AHA Discourages Cox-2 Inhibitor use for Patients With CV Risk Factors

Internal Medicine World ReportMay 2007
Volume 0
Issue 0

The controversy over the selective cyclooxygenase (COX)-2 inhibitors continues, as experts debate the risks and benefits of these agents, and physicians wonder whether to prescribe them for chronic pain, despite strong evidence linking them to cardiovascular (CV) risk and the potential for serious adverse effects. Now the American Heart Association (AHA) has issued a statement telling physicians to avoid prescribing the COX-2 inhibitors in patients with a history of CV disease or in those at risk for CV complications (Circulation. 2007; 115:1634-1642).

“We believe that some physicians have been prescribing the new COX-2 inhibitors as the first line of treatment,” said lead author Elliott Antman, MD, FACC, professor of medicine at the Harvard Medical School and director of the Coronary Care Unit at Brigham and Women’s Hospital. “We are turning that around and saying that, for chronic pain in patients with known heart disease or who are at risk for heart disease, these drugs should be the last line of treatment.”

The COX-2 inhibitors have come under increased scrutiny since rofecoxib (Vioxx) was removed from the market more than 2 years ago because of increased risk for myocardial infarction (MI) and stroke. Studies published since then have reinforced concerns about CV risks with the selective COX-2 inhibitors and even with the nonselective nonsteroidal antiinflammatory drugs (NSAIDs), thus raising concerns about these medications as well.

The second COX-2 inhibitor, valdecoxib (Bextra), was removed from the market a few months later, and the FDA has recently demanded the addition of a boxed warning to all available prescription NSAIDs.

The agency has also asked manufacturers of nonprescription NSAIDs to revise their labeling to include more direct information about potential CV and gastrointestinal (GI) risks and provide information that will help patients use the drugs safely.

In April 2007, the FDA’s arthritis advisory committee voted against recommending approval of a new COX-2 inhibitor, etoricoxib (Arcoxia; Merck), because of the lingering concerns for CV risks with this class.

The COX-2 Problem

The new AHA statement notes that COX-2 is expressed in normal endothelial cells in response to shear stress and that inhibition of COX-2 is associated with inhibition of prostacyclin synthesis. The CV consequences of inhibiting the COX-2 enzyme include a shift in the coagulation factor balance toward thrombosis, increased sodium and water retention, exacerbations of heart failure and hypertension, and loss of the protective effects of COX-2 upregulation in the setting of myocardial ischemia and infarction.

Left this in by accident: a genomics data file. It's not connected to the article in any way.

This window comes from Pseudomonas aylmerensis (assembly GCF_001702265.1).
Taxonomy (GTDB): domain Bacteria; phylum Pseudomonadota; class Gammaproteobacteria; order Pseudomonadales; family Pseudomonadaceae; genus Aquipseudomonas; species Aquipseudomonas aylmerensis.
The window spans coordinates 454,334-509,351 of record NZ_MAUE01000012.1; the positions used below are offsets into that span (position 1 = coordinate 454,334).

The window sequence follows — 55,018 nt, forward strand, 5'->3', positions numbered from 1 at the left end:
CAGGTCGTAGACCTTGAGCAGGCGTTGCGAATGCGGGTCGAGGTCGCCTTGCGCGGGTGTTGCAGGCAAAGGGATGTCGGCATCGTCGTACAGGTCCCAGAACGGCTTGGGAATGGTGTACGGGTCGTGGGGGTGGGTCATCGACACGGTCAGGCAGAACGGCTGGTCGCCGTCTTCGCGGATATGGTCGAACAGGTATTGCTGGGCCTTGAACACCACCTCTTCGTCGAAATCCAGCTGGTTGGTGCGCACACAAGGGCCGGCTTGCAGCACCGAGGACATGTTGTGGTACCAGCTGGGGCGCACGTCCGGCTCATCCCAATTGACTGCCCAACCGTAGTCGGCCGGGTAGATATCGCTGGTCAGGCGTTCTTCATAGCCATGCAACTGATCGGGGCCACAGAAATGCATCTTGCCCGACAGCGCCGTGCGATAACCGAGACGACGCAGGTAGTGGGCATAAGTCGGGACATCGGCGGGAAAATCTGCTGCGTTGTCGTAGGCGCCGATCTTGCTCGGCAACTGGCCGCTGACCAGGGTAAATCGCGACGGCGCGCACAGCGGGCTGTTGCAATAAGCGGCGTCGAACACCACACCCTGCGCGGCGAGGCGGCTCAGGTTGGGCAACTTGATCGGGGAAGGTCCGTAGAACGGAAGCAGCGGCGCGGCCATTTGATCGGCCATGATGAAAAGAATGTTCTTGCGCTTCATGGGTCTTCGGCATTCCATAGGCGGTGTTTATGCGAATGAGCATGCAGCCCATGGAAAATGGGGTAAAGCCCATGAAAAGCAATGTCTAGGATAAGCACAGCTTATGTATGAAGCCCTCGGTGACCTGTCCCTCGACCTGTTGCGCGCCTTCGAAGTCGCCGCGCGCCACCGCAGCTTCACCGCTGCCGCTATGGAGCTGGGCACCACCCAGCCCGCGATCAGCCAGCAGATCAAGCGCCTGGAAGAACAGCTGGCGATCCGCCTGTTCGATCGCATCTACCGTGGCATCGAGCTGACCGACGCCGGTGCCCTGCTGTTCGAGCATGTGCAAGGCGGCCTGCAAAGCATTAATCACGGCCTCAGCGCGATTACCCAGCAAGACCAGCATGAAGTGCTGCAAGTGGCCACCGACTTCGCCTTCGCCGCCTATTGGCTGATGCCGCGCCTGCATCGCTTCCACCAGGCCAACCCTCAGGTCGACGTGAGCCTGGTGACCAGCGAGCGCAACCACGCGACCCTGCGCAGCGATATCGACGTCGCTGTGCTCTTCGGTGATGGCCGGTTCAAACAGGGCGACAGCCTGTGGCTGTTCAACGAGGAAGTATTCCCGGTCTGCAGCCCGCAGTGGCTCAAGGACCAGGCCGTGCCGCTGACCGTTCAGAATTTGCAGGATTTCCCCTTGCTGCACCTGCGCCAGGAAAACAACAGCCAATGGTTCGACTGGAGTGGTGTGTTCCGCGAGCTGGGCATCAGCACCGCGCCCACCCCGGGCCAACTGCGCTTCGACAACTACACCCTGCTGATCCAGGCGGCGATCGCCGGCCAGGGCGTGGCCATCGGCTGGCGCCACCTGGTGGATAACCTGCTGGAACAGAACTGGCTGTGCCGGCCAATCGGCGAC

The statement includes findings from a recent meta-analysis (BMJ. 2006;332: 1302-1308), which found that, compared with placebo, selective COX-2 inhibitors were associated with an 86% greater risk of MI and a 42% greater risk of serious vascular events. No significant association was found between the use of COX-2 inhibitors and the risk of stroke.

Chronic Pain Therapy

The AHA advocates a stepped-care approach to the management of patients with musculoskeletal symptoms (Figure), beginning with analysis of symptom etiology and use of physical therapy, heat/cold, and other nonpharmacologic approaches.

Initial drug therapy for patients whose symptoms are not adequately controlled with nonpharmacologic measures include acetaminophen, aspirin, tramadol, nonacetylated salicylates, and short-term narcotic analgesic therapy.

If these prove ineffective, consider using NSAIDs. For patients in whom NSAID therapy is indicated, the AHA recommends trying non–COX-2 selective NSAIDs first, followed by NSAIDs with some COX-2 activity, and finally, COX-2-selective NSAIDs.

Relative selectivity for COX inhibition has important implications for the likelihood of CV or GI adverse events with NSAIDs, the report notes. Increasing degrees of selectivity for COX-2 are associated with an increased risk for CV events, while increasing degrees of selectivity for COX-1 are associated with greater GI toxicity.

Patients using aspirin for cardioprotection may also use NSAIDs or selective COX-2 inhibitors for pain relief, but ibuprofen may dampen the protective effect of aspirin against atherothrombotic events. Thus ibuprofen should be taken at least 8 hours before or 30 minutes after taking aspirin to avoid any potential interaction.

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